A LOCAL electronics distributor is bringing humanoid robots to the Philippines, a move that will test the market if it will warm up to the idea of having robots in their household.

At the World of Consumer Electronics Expo (WOCEE) in Pasay City on Sept. 23, Banbros Commercial, Inc., a distributor of computer and audio-visual products, showcased humanoid robots manufactured by Chinese robot maker UBTECH.

“Robotics is very new in the Philippines on the retail level. But on the education level, a lot of schools have already integrated coding in their curriculum so robots are not new even to children as young as 8-14 years old,” said Banbros president Michael W. Bangayan.

By teaming up with UBTECH, one of China’s largest manufacturers of robots, Banbros hopes to make robots become mainstream electronics products, just like smartphones. UBTECH products include the Jimu Robot, which is designed to teach children how to design, build and code , and the Alpha 1 robot, a programmable humanoid robot that can dance, do yoga and even play sports.

AstroBot Kit

Mr. Bangayan said Banbros is initially rolling out approximately 1,000 UBTECH units, which will be distributed via Banbros’s retail channels.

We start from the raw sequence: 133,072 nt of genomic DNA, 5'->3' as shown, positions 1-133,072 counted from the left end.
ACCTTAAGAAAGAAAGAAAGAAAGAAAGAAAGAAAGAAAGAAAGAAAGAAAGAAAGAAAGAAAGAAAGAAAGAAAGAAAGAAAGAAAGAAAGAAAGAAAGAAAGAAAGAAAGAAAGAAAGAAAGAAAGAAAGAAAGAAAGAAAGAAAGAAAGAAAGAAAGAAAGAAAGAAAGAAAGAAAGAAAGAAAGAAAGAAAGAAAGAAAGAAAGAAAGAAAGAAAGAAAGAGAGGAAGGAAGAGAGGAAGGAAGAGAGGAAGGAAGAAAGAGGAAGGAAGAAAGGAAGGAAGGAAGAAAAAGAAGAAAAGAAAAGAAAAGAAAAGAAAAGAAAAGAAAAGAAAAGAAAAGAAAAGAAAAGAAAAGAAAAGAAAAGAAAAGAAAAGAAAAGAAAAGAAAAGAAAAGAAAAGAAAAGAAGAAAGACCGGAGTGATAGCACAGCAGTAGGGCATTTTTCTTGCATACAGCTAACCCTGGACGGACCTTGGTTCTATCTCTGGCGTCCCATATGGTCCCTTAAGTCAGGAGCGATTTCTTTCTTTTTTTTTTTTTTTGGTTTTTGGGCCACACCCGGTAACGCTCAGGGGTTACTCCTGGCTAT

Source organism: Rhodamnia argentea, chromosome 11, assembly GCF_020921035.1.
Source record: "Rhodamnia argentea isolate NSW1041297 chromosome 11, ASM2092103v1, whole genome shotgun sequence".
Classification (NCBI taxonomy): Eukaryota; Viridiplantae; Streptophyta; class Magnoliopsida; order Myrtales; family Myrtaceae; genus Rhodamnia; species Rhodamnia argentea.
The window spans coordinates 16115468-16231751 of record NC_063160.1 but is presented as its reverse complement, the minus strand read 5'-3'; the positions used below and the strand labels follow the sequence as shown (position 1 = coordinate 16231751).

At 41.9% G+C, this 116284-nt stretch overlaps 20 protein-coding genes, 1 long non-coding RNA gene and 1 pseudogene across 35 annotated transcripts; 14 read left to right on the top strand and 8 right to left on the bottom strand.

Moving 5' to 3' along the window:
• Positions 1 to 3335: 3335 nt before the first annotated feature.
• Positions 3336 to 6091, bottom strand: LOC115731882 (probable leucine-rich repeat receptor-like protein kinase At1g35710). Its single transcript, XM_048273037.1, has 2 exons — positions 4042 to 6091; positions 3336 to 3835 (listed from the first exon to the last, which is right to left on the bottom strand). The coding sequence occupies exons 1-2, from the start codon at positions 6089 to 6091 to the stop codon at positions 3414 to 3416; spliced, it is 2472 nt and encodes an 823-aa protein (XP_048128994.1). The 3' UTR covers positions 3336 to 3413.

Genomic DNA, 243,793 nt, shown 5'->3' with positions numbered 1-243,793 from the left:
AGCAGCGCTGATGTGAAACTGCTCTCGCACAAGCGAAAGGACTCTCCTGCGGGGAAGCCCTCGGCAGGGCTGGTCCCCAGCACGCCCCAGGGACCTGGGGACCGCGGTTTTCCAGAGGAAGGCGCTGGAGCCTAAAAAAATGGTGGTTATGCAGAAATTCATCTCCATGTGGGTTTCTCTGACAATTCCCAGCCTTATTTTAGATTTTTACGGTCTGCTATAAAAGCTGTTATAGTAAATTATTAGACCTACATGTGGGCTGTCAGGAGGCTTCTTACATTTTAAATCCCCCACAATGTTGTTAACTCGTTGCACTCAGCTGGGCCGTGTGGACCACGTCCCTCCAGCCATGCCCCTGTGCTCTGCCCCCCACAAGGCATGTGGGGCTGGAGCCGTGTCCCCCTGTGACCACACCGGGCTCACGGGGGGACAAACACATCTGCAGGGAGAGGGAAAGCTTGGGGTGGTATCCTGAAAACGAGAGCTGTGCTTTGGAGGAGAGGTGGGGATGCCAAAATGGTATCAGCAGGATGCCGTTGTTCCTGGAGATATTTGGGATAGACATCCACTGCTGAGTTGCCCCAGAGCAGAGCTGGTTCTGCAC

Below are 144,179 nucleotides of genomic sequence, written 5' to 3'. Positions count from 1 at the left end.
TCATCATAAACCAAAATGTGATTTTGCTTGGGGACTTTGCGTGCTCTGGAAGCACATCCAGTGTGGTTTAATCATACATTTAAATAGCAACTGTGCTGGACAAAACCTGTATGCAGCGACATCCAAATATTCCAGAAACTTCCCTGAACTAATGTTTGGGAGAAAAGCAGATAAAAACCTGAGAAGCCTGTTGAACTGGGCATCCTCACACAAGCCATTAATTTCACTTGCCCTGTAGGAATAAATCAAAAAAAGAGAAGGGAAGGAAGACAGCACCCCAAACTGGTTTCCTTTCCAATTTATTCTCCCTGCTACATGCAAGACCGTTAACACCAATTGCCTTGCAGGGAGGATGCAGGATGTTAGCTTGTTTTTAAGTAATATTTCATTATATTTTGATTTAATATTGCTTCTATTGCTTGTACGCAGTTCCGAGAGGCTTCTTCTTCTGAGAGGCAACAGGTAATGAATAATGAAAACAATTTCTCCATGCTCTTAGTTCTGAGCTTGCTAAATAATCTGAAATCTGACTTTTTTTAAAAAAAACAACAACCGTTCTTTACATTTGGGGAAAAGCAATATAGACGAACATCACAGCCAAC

“It’s not a big number because we wanted to try it on the retail level first. [Robots are] very new and we would like to see more people getting comfortable into buying robots on a retail channel,” Mr. Bangayan added.

The company is also hoping to tap into the Department of Education’s (DepEd) push for STEM (science, technology, engineering and maths) subjects, which UBTECH’s Jimu robots are designed to promote.

“We’ve been increasing [in terms of revenues] for about 30% for on a yearly basis. Our target for FY 2018 is another 20-30% [increase], which why we keep on getting new products. Robotics is certainly very new to us; we’re still on a learning curve so hopefully the robotic division will also grow,” he said. — MBG

CORRECTION: An earlier version of this story misspelled the surname of Banbros President Michael W. Bangayan. It was “Bangayan” not “Bayangan”.